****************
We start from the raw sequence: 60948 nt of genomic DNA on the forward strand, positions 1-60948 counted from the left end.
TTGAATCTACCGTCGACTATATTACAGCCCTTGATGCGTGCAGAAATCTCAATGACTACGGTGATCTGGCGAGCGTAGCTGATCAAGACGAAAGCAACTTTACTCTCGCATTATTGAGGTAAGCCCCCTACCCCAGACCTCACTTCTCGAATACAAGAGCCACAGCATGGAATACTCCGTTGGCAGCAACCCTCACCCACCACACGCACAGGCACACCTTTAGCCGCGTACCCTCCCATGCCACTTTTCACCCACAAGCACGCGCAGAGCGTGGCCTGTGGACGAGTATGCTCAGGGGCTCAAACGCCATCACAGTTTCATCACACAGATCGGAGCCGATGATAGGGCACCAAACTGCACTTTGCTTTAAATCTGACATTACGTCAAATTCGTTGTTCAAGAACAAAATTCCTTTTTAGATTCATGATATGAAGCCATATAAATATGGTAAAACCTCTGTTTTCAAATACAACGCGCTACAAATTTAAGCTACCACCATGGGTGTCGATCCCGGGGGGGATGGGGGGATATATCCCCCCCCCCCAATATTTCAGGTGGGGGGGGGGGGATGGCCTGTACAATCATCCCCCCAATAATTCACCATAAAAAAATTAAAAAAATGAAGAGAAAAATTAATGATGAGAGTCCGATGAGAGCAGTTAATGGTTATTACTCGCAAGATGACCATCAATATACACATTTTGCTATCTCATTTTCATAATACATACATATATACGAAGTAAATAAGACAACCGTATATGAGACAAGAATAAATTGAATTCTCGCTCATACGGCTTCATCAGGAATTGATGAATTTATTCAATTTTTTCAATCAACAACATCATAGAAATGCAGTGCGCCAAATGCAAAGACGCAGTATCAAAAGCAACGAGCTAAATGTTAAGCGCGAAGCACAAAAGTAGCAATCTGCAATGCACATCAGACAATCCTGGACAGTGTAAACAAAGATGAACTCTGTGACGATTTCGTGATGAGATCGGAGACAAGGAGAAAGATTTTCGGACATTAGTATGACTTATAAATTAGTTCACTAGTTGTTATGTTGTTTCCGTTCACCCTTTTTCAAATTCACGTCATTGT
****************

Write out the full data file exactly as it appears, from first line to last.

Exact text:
We start from the raw sequence: 60948 nt of genomic DNA on the forward strand, positions 1-60948 counted from the left end.
TTGAATCTACCGTCGACTATATTACAGCCCTTGATGCGTGCAGAAATCTCAATGACTACGGTGATCTGGCGAGCGTAGCTGATCAAGACGAAAGCAACTTTACTCTCGCATTATTGAGGTAAGCCCCCTACCCCAGACCTCACTTCTCGAATACAAGAGCCACAGCATGGAATACTCCGTTGGCAGCAACCCTCACCCACCACACGCACAGGCACACCTTTAGCCGCGTACCCTCCCATGCCACTTTTCACCCACAAGCACGCGCAGAGCGTGGCCTGTGGACGAGTATGCTCAGGGGCTCAAACGCCATCACAGTTTCATCACACAGATCGGAGCCGATGATAGGGCACCAAACTGCACTTTGCTTTAAATCTGACATTACGTCAAATTCGTTGTTCAAGAACAAAATTCCTTTTTAGATTCATGATATGAAGCCATATAAATATGGTAAAACCTCTGTTTTCAAATACAACGCGCTACAAATTTAAGCTACCACCATGGGTGTCGATCCCGGGGGGGATGGGGGGATATATCCCCCCCCCCCAATATTTCAGGTGGGGGGGGGGGGATGGCCTGTACAATCATCCCCCCAATAATTCACCATAAAAAAATTAAAAAAATGAAGAGAAAAATTAATGATGAGAGTCCGATGAGAGCAGTTAATGGTTATTACTCGCAAGATGACCATCAATATACACATTTTGCTATCTCATTTTCATAATACATACATATATACGAAGTAAATAAGACAACCGTATATGAGACAAGAATAAATTGAATTCTCGCTCATACGGCTTCATCAGGAATTGATGAATTTATTCAATTTTTTCAATCAACAACATCATAGAAATGCAGTGCGCCAAATGCAAAGACGCAGTATCAAAAGCAACGAGCTAAATGTTAAGCGCGAAGCACAAAAGTAGCAATCTGCAATGCACATCAGACAATCCTGGACAGTGTAAACAAAGATGAACTCTGTGACGATTTCGTGATGAGATCGGAGACAAGGAGAAAGATTTTCGGACATTAGTATGACTTATAAATTAGTTCACTAGTTGTTATGTTGTTTCCGTTCACCCTTTTTCAAATTCACGTCATTGT